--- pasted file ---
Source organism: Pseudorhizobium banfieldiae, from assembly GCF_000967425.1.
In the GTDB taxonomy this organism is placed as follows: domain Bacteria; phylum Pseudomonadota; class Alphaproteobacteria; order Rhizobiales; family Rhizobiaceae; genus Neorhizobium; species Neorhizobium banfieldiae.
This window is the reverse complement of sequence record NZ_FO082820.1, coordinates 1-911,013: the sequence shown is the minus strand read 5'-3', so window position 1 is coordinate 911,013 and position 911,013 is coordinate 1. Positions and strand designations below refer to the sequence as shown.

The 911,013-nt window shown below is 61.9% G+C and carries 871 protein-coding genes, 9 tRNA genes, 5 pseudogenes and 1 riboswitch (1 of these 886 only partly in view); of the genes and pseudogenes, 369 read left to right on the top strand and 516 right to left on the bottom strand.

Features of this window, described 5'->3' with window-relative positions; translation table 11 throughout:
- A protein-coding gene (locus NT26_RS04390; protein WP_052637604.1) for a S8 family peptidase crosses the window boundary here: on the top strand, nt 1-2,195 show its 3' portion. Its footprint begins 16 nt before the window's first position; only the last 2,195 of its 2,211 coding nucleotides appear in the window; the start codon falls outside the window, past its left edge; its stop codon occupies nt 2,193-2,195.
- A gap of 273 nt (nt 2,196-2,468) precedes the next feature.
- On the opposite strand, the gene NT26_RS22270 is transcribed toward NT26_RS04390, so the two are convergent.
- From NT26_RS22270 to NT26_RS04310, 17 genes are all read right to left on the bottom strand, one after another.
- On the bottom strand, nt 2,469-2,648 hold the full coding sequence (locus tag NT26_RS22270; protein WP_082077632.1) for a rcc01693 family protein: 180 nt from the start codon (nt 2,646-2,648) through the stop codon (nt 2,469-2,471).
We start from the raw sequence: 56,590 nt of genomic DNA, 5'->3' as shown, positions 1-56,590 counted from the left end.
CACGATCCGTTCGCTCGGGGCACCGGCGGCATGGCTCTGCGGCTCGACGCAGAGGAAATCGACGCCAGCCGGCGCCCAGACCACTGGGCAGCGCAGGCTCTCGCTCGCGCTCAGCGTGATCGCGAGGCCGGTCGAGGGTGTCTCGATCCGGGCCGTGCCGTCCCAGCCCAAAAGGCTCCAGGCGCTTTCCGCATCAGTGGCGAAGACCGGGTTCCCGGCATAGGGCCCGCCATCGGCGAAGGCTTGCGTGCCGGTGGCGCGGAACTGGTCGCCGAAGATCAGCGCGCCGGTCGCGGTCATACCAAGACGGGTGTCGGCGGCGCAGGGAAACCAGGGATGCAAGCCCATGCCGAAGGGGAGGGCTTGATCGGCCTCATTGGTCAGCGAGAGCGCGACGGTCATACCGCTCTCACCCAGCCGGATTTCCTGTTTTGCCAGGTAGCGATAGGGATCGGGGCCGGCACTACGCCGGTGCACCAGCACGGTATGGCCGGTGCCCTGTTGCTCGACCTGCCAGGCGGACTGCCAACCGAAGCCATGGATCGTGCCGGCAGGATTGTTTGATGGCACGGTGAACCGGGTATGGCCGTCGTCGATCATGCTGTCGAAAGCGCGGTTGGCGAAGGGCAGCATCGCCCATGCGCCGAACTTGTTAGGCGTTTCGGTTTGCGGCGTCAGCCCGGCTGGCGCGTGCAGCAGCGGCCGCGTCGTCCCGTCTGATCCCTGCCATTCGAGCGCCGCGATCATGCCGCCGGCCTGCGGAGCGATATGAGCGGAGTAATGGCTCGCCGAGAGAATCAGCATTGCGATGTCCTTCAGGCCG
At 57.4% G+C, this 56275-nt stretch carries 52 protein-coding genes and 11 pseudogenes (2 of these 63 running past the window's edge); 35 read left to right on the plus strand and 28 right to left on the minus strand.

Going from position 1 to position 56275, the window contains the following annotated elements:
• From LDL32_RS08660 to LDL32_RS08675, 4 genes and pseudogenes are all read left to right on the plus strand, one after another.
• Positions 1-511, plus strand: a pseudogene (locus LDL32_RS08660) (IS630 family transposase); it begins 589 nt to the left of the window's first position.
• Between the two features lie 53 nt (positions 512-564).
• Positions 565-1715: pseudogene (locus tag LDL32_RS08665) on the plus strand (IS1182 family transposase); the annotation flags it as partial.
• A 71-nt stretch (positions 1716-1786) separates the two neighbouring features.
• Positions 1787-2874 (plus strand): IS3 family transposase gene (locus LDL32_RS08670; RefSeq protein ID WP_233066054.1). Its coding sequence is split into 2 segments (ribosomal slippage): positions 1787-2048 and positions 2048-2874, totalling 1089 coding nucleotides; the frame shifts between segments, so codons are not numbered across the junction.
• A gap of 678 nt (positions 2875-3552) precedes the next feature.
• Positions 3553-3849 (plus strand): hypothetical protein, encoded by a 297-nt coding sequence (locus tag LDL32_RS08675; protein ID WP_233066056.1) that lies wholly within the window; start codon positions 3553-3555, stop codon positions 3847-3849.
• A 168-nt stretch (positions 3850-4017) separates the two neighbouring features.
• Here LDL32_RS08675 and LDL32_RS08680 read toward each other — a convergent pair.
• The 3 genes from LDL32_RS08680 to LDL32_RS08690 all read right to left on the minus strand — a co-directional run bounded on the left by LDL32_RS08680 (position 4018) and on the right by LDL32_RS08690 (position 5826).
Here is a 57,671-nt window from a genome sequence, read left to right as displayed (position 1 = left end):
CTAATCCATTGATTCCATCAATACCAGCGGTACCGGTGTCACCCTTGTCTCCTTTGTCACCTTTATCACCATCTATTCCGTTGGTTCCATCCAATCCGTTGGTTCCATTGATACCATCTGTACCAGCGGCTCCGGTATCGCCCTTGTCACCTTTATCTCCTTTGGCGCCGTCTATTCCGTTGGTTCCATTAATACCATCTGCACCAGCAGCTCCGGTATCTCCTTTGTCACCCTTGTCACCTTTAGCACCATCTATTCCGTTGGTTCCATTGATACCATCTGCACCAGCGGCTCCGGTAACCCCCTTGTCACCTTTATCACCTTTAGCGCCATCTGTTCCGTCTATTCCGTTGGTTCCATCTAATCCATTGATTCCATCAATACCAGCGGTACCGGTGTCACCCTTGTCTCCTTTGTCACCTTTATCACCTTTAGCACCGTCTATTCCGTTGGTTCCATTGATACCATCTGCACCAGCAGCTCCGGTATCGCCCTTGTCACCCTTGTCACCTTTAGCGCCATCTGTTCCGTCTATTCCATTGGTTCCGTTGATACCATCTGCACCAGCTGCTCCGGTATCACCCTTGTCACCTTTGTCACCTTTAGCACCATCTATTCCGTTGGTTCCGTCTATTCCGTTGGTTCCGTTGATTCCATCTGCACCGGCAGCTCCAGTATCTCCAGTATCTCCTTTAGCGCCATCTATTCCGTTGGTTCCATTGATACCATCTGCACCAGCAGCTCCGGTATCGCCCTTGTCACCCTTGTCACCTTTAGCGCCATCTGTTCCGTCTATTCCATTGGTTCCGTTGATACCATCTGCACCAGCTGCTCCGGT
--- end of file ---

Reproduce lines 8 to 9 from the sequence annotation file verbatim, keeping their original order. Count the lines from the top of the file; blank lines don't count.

- On the opposite strand, the gene NT26_RS22270 is transcribed toward NT26_RS04390, so the two are convergent.
- From NT26_RS22270 to NT26_RS04310, 17 genes are all read right to left on the bottom strand, one after another.